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undulations entering them such marked peculiarities that “ river tides ” require special treatment in works upon the tides, while in works on rivers and hydraulics special treatment is commonly accorded “ tidal rivers.” Indeed, “ tidal rivers ” frequently form the subject of special treatises, like those by Calver, Unwin, Bouncieau, Mengin, Partiot, Wheeler, and others. Among the peculiarities of river tides are :—

(a) An unusually marked retardation in the advance of the tidal wave, clue in large part to the opposing force of the river current and to the ascent of the river slope.

(b) A progressive diminution in the vertical range of the tide, due in part to the ascent of the river slope.

(c) A distortion of the form of the tidal wave, with resulting inequality in duration of rise and fall of the tide.

(d) A marked increase in duration and velocity of the ebb current, and a decrease in the duration and velocity of the flood current.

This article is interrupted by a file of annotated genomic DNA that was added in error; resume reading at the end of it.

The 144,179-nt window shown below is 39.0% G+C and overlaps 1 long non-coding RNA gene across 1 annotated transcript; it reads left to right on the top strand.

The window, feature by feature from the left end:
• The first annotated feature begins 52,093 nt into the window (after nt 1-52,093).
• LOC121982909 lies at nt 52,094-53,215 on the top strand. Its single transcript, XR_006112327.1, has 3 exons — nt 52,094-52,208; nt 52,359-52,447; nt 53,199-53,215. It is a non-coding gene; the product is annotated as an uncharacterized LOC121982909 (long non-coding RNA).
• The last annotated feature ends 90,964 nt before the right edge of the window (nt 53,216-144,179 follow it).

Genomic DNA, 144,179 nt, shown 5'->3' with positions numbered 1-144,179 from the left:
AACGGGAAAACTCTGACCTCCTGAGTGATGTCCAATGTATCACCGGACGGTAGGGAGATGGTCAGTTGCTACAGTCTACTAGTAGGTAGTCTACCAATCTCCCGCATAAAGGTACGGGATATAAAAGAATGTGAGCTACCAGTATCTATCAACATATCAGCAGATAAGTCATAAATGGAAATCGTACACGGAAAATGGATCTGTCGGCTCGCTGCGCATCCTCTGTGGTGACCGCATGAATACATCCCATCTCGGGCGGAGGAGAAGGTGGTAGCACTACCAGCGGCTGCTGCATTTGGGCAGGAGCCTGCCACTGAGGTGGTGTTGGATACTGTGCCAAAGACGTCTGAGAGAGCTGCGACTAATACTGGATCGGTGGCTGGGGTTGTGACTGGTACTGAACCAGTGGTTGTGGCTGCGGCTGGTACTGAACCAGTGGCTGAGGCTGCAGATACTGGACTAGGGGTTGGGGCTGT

The tidal surveys carried on in the Narrows in 1923, and reported in full in Volume IV of the Joint Appendix, pp. 1913-1957, were, in my opinion, sufficiently accurate in character and carried on for a period sufficiently long, to demonstrate beyond any doubt that all four of the above peculiarities of river tides are strikingly developed within the Narrows. Thus the rate of advance of the crest of the tidal wave, which in Hamilton Inlet proper averages two and one-third miles per minute, drops suddenly to an average of little more than one-third of a mile a minute within the Narrows (Joint Appendix, Second Proof, TV, p. 1929. Final Print, Vol. V, p. 2335). The vertical range or amplitude of the tide is increasing slightly as the wave advances up the Inlet as far as Tikoralak Head ; but on entering the Narrows it drops off quickly to about 78 per cent. of its normal value at Rigolet (Final Print. p. 2335), while farther inland towards Lake Melville it is still less (as noted above, this is due only in part to river slope). The distortion of the tidal wave in the Narrows is evident from the fact that the period of rising tide averaged but five hours and fifty-six minutes, whereas the fall required on the average six hours and twenty-nine minutes (Final Print, p. 2335). In duration the ebb current everywhere predominates over the flood current, the maximum excess period of the ebb amounting to one hour and seven minutes in mid-channel on the surface (Final Print, p. 2332). In velocity also the ebb current predominates everywhere over the flood current, the measured velocities of the ebb averaging 80 per cent. greater than the flood (Final Print, p. 2332). Thus in every detail the peculiarities well known to characterize tides in rivers are strikingly manifest in the Narrows, affording convincing confirmation of the fact that the Narrows is a true river.